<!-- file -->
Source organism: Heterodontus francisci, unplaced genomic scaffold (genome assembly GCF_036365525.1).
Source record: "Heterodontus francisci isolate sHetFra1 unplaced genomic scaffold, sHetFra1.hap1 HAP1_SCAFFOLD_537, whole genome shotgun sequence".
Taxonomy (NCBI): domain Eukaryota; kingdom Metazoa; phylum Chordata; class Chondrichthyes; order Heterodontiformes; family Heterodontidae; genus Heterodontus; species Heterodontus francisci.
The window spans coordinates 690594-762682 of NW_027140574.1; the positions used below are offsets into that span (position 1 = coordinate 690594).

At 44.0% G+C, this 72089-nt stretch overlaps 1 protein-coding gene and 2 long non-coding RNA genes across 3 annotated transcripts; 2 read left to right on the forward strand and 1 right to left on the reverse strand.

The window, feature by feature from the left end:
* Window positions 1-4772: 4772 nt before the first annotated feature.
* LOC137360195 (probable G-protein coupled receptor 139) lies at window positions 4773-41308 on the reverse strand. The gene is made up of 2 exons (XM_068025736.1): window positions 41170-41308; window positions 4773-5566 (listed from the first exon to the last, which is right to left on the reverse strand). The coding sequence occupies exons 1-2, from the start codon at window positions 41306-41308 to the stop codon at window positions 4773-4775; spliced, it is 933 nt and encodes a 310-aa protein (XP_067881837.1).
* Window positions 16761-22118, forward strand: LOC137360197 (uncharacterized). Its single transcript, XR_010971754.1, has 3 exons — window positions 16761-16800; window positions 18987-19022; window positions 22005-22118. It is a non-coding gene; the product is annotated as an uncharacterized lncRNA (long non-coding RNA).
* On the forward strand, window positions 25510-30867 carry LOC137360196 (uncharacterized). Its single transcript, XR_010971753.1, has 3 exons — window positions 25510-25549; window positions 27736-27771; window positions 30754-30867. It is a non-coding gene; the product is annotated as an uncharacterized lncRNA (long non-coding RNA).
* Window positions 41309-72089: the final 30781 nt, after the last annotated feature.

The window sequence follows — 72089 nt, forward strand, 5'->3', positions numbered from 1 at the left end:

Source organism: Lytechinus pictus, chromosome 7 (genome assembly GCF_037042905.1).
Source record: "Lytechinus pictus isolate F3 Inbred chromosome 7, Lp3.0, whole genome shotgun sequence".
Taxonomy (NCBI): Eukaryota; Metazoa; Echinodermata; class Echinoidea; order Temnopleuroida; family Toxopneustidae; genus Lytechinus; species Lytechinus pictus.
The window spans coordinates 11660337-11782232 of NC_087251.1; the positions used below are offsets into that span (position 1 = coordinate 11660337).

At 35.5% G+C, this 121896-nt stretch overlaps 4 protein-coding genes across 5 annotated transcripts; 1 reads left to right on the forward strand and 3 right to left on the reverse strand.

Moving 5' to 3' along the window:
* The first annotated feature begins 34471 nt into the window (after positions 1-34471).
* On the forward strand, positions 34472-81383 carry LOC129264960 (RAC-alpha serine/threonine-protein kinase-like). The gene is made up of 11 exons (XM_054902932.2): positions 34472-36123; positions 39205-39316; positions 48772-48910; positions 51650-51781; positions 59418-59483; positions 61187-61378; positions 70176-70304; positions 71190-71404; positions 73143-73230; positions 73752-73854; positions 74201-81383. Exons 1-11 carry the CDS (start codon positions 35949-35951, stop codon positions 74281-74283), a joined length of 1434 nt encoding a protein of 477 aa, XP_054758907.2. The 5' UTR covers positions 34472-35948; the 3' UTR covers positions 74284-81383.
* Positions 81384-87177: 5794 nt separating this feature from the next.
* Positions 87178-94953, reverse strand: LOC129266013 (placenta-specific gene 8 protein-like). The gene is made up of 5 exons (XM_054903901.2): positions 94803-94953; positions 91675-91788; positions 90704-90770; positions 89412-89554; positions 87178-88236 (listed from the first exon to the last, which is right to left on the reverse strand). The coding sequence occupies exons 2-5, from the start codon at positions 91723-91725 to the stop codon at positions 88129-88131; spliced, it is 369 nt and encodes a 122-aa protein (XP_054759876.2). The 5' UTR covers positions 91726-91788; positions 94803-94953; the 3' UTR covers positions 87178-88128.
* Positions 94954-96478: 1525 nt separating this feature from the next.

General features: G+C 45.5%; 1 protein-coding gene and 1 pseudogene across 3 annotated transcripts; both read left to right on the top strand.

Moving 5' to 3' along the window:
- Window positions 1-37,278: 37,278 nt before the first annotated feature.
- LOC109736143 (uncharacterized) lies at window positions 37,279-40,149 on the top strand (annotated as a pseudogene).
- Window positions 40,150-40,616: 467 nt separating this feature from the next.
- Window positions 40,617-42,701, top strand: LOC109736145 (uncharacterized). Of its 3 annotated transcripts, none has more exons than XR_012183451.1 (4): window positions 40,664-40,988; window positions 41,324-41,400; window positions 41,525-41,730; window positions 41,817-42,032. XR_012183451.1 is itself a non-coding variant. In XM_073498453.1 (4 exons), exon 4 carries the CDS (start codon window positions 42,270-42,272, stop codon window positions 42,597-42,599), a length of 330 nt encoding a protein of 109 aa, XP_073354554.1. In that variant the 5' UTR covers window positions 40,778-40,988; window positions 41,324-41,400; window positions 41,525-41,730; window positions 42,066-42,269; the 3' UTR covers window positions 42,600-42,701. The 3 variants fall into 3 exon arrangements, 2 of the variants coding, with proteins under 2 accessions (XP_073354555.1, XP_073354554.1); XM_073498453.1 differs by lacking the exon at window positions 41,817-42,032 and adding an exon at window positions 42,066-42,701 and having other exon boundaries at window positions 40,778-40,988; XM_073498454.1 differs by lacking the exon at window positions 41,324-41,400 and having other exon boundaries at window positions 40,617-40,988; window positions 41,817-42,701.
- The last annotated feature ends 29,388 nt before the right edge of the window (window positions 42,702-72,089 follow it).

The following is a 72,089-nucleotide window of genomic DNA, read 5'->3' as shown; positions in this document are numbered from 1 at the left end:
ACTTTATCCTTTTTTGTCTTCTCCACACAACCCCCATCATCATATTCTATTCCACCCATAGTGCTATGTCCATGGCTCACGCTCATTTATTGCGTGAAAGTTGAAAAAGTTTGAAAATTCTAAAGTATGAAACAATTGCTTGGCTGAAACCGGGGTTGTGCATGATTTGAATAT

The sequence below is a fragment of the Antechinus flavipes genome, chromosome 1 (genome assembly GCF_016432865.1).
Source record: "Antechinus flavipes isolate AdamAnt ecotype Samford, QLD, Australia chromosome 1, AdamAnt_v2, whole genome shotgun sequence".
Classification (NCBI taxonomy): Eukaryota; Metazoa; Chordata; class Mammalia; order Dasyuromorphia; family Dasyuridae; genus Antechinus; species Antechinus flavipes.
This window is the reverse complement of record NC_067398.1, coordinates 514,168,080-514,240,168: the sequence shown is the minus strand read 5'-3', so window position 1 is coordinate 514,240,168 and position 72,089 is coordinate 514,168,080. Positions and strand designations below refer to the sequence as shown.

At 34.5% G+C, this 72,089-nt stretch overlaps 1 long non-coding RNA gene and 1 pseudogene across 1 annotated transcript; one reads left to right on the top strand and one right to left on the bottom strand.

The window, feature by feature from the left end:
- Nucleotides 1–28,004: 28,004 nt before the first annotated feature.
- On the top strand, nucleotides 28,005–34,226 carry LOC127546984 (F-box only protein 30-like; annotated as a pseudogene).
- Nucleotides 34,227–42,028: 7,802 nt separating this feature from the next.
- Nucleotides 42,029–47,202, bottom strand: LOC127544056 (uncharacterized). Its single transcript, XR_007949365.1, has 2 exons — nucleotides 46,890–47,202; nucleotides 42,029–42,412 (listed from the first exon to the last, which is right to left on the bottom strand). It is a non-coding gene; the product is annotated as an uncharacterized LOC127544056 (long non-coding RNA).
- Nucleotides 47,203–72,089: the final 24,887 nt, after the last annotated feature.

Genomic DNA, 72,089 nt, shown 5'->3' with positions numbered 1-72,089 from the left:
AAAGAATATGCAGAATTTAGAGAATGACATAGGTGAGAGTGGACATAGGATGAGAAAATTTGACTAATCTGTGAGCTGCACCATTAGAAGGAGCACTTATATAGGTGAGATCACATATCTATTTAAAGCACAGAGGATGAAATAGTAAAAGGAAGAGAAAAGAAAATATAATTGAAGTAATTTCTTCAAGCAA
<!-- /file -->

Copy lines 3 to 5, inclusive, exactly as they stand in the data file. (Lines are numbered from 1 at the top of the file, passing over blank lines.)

Taxonomy (NCBI): domain Eukaryota; kingdom Metazoa; phylum Chordata; class Chondrichthyes; order Heterodontiformes; family Heterodontidae; genus Heterodontus; species Heterodontus francisci.
The window spans coordinates 690594-762682 of NW_027140574.1; the positions used below are offsets into that span (position 1 = coordinate 690594).

At 44.0% G+C, this 72089-nt stretch overlaps 1 protein-coding gene and 2 long non-coding RNA genes across 3 annotated transcripts; 2 read left to right on the forward strand and 1 right to left on the reverse strand.